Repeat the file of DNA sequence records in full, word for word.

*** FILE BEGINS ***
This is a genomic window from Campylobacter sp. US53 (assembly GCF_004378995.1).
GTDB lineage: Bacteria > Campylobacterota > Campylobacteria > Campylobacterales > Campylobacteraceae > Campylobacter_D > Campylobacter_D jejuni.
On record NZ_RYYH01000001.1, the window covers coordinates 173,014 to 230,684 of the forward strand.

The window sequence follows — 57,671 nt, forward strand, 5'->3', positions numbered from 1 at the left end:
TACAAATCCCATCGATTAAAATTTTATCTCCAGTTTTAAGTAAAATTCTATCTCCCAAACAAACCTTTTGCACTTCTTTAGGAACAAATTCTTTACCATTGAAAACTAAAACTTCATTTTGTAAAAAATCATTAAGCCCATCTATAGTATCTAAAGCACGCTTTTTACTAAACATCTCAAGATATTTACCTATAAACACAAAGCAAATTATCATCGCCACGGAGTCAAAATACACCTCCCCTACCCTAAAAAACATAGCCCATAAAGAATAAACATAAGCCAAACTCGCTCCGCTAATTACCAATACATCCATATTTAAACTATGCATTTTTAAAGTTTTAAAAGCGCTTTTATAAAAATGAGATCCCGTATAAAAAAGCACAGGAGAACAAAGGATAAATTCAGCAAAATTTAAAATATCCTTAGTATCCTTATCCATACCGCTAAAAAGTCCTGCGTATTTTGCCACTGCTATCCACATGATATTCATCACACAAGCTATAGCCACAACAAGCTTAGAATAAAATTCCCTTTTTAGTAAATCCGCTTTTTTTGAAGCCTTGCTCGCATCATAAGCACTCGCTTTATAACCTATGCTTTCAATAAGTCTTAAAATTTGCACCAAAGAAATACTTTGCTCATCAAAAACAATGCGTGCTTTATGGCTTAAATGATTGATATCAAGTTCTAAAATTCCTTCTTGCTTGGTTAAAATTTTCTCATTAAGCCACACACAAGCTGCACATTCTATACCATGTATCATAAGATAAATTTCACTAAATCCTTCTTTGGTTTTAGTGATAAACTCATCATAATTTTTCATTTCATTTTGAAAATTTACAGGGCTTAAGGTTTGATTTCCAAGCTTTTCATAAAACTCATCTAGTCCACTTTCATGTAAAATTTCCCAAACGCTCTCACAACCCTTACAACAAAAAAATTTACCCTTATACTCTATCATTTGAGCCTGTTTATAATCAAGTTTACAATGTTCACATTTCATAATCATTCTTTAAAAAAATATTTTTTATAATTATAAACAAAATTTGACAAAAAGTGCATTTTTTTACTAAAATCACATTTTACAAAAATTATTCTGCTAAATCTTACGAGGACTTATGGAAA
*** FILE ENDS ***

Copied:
This is a genomic window from Campylobacter sp. US53 (assembly GCF_004378995.1).
GTDB lineage: Bacteria > Campylobacterota > Campylobacteria > Campylobacterales > Campylobacteraceae > Campylobacter_D > Campylobacter_D jejuni.
On record NZ_RYYH01000001.1, the window covers coordinates 173,014 to 230,684 of the forward strand.

The window sequence follows — 57,671 nt, forward strand, 5'->3', positions numbered from 1 at the left end:
TACAAATCCCATCGATTAAAATTTTATCTCCAGTTTTAAGTAAAATTCTATCTCCCAAACAAACCTTTTGCACTTCTTTAGGAACAAATTCTTTACCATTGAAAACTAAAACTTCATTTTGTAAAAAATCATTAAGCCCATCTATAGTATCTAAAGCACGCTTTTTACTAAACATCTCAAGATATTTACCTATAAACACAAAGCAAATTATCATCGCCACGGAGTCAAAATACACCTCCCCTACCCTAAAAAACATAGCCCATAAAGAATAAACATAAGCCAAACTCGCTCCGCTAATTACCAATACATCCATATTTAAACTATGCATTTTTAAAGTTTTAAAAGCGCTTTTATAAAAATGAGATCCCGTATAAAAAAGCACAGGAGAACAAAGGATAAATTCAGCAAAATTTAAAATATCCTTAGTATCCTTATCCATACCGCTAAAAAGTCCTGCGTATTTTGCCACTGCTATCCACATGATATTCATCACACAAGCTATAGCCACAACAAGCTTAGAATAAAATTCCCTTTTTAGTAAATCCGCTTTTTTTGAAGCCTTGCTCGCATCATAAGCACTCGCTTTATAACCTATGCTTTCAATAAGTCTTAAAATTTGCACCAAAGAAATACTTTGCTCATCAAAAACAATGCGTGCTTTATGGCTTAAATGATTGATATCAAGTTCTAAAATTCCTTCTTGCTTGGTTAAAATTTTCTCATTAAGCCACACACAAGCTGCACATTCTATACCATGTATCATAAGATAAATTTCACTAAATCCTTCTTTGGTTTTAGTGATAAACTCATCATAATTTTTCATTTCATTTTGAAAATTTACAGGGCTTAAGGTTTGATTTCCAAGCTTTTCATAAAACTCATCTAGTCCACTTTCATGTAAAATTTCCCAAACGCTCTCACAACCCTTACAACAAAAAAATTTACCCTTATACTCTATCATTTGAGCCTGTTTATAATCAAGTTTACAATGTTCACATTTCATAATCATTCTTTAAAAAAATATTTTTTATAATTATAAACAAAATTTGACAAAAAGTGCATTTTTTTACTAAAATCACATTTTACAAAAATTATTCTGCTAAATCTTACGAGGACTTATGGAAA